As more and more women are excelling in sports, the phenomenon needs to be examined more closely. Films like Chak De India, Mary Kom, Dangal, Saala Khadoos, and forthcoming boipics of Saina Nehwal, PV Sindhu and probably Sania Mirza, Mithali Raj and Jhulan Goswami, plus a fictional film about a group of homemakers starting a football team, all point to a trend of sportswomen or female sportspersons — whatever sounds better — getting their share of stardom. For many years, just PT Usha and the glamorous wives and girlfriends of sportsmen (given the collective label of WAGs by the British tabloids) were in the public eye. Now Indian women are fighting to excel at sports, in spite very little encouragement, and abysmal facilities.
But, as women playing various sports and winning medals are splashed in the media, making decent money and getting endorsement deals, parents who earlier thought sports were an ‘unfeminine’ waste of time (who will marry a girl who parades around in shorts?) are now encouraging their daughters. Upper and middle-class girls with resources are opting for cricket, tennis, badminton, but the wrestlers and boxers are mostly coming from rural or working class backgrounds — as Dangal and Saala Khadoos showed. The women and their parents are hoping that winning at sports will get government jobs, the respectability that offers, and a way out of poverty.
There is a documentary called Burqa Boxers by Alka Raghuram — that made the rounds of national and international festivals and was screened at various venues in Mumbai recently — that goes into the bastis of Kolkata, where young Muslim women are training in boxing, going much against the commonly accepted image of Muslims as ultra-conservatives. There is a telling sequence of a young woman stepping out of her modest home covered in a burqa and then going to a ground, changing into a tracksuit, and training in boxing.
The most interesting story in Burqa Boxers is that of Razia Shabnam, one of the first Muslim girls to start training as a boxer; she now trains other young women. Her confidence and articulacy are remarkable, as well as her ability to achieve without stepping out of the bounds of what is expected of her as a wife and mother.
Razia, a mother of two, is not just one of the three international women referees from India, she is also a trainer at a Kolkata NGO that works with children from the red light areas. She herself was encouraged by her brother, who was training himself with the famed Mirajuddin Ahmed, who also agreed to train her. She decided on boxing as a career when she saw Muhammad Ali’s boxer daughter, Laila, on TV. She says, “When I started out, people used to treat me like I was doing something dirty, but at the time my father supported me. He used to tell me to keep my eyes on the goal and not worry about the circuitous path needed to reach it.”
The girls train outdoors in the dust and their ‘ring’ is just a raised platform with an overhead light. That does not prevent them from training with all sincerity, participating in tournaments and winning some, too. They have no great hopes from their boxing as such, except to get a police job. They believe being in uniform will give them some kind of power in their male dominated neighbourhoods and that men will be scared to harass them. At least a couple of them know that marriage will be the end of their dreams of sporting glory, but accept the prospect with resignation. (The wedding of one of the girls has been shot, and after that she vanishes from the practice arena.) But there are also girls like Sufiya Noor, who has told her parents that’s she will not marry till she is a boxing champ, and they supported her decision.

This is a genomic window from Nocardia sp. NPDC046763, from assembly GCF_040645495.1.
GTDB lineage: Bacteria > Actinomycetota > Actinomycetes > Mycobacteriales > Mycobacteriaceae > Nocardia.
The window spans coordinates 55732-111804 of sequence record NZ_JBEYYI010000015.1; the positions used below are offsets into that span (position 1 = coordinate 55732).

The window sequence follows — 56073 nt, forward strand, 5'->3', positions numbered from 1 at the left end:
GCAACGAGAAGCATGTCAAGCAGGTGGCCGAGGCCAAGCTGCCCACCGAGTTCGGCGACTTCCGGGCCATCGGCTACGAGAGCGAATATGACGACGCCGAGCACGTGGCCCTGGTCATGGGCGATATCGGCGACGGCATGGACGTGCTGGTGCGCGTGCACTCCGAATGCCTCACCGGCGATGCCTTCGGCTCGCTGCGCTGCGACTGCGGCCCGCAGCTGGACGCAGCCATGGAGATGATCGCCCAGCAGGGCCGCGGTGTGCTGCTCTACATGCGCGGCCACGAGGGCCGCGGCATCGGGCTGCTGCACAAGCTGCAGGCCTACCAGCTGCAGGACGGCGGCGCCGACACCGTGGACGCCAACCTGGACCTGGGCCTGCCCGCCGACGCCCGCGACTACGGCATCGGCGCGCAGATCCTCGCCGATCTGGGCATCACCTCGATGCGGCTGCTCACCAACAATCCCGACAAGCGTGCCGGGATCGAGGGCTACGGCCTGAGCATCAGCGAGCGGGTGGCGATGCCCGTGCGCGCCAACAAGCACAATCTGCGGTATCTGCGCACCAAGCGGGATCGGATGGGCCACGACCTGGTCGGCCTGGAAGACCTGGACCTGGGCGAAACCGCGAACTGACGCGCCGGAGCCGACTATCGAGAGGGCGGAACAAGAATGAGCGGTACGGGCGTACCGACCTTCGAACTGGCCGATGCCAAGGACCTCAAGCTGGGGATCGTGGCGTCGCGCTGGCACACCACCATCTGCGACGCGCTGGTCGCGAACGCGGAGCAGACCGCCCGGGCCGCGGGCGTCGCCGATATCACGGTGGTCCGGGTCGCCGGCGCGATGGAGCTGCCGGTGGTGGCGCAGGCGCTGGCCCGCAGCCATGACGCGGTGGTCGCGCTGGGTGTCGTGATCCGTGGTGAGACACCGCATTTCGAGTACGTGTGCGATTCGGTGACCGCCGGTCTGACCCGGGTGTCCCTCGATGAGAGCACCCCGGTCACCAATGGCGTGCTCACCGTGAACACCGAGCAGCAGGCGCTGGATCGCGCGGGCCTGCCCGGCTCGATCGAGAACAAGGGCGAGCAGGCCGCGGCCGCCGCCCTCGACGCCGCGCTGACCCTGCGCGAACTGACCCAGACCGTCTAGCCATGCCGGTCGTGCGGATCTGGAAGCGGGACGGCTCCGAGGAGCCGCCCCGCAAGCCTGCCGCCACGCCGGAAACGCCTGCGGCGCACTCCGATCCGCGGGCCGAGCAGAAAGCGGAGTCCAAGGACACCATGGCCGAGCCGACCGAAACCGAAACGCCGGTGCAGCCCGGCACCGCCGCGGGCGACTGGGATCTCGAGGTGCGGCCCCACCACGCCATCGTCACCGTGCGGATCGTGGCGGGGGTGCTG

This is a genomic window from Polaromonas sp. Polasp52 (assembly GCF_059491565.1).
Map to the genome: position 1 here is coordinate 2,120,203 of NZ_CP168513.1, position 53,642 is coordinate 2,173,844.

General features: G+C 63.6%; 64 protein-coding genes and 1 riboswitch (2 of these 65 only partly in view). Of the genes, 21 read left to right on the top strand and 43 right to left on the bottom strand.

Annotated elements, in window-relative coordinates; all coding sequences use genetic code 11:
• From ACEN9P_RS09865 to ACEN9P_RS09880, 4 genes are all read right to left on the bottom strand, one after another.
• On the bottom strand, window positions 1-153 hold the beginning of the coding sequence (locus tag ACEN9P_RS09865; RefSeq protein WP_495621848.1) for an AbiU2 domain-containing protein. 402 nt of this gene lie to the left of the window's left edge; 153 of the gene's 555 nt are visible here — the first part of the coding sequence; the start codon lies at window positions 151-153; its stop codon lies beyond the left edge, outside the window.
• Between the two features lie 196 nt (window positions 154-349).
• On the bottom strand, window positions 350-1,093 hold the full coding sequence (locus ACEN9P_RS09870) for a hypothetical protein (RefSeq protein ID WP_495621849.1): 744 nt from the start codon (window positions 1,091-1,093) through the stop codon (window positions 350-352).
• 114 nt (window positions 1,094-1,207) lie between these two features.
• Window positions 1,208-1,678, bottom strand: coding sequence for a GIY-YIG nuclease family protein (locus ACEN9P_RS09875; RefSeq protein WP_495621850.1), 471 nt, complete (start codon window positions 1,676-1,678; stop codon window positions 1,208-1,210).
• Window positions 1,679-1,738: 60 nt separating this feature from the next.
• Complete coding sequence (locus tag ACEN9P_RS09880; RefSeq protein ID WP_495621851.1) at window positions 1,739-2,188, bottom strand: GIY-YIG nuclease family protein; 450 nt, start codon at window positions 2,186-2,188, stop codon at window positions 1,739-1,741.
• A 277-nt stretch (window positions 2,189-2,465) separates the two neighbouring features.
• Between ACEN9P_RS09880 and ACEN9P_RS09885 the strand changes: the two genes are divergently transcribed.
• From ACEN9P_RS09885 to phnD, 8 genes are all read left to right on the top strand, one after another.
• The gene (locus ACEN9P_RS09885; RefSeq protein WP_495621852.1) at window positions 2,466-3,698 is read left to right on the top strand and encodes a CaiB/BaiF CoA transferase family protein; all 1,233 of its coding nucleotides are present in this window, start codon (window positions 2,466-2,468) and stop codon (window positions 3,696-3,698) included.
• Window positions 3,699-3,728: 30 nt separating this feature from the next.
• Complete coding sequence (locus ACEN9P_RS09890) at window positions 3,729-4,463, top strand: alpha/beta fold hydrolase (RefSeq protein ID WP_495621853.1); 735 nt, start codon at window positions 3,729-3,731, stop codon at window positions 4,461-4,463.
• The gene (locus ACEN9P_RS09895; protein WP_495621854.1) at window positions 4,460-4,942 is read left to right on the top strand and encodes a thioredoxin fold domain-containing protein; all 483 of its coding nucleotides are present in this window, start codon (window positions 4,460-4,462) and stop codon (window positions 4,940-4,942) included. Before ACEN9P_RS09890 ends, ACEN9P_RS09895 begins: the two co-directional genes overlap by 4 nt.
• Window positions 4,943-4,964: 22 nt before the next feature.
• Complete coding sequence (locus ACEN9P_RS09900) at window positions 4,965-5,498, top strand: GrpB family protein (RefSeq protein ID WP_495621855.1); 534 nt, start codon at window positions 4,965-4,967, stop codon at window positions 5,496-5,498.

Poverty would have come in the way, if the girls were not so determined. They could barely afford the gloves and kits, were it not for donations and hand-me-downs. One of the girls, Khatoon, is the daughter of a vegetable vendor, whose parents made sacrifices so that she could get better nutrition; she had to overcome great obstacles, still she rose to represent Bengal at a National Boxing Championship. She also hopes to get a job with the railways and help her family.
Alka Raghuam writes in her director’s note, “I grew up in a small town in India, and I have experienced the societal pressure to conform as a girl, for my own safety as well as to fit into the world outside. To recognise the conditioning and chip away at it has been a life long journey… I empathise with the characters in Burqa Boxers, and want to cull out the mixture of qualities, awareness, grit and courage in telling their story especially in the current context of increased conversation about sexual violence against women in India. In Burqa Boxers, I want to tell a story of inspiration, of a counter narrative that girls can make a change, of role models from within the community, who are taking steps to change the way girls think about themselves, and their role in society.”
The names of Ajmira, Taslima, Parveen Sajda may not ring a bell, but these are the faces of the new Indian Woman, who is boxing stereotypes right out the ring. As Razia Shabnam says, “A stumble is also a step in the right direction.”
Deepa Gahlot is a Mumbai based columnist, critic and author.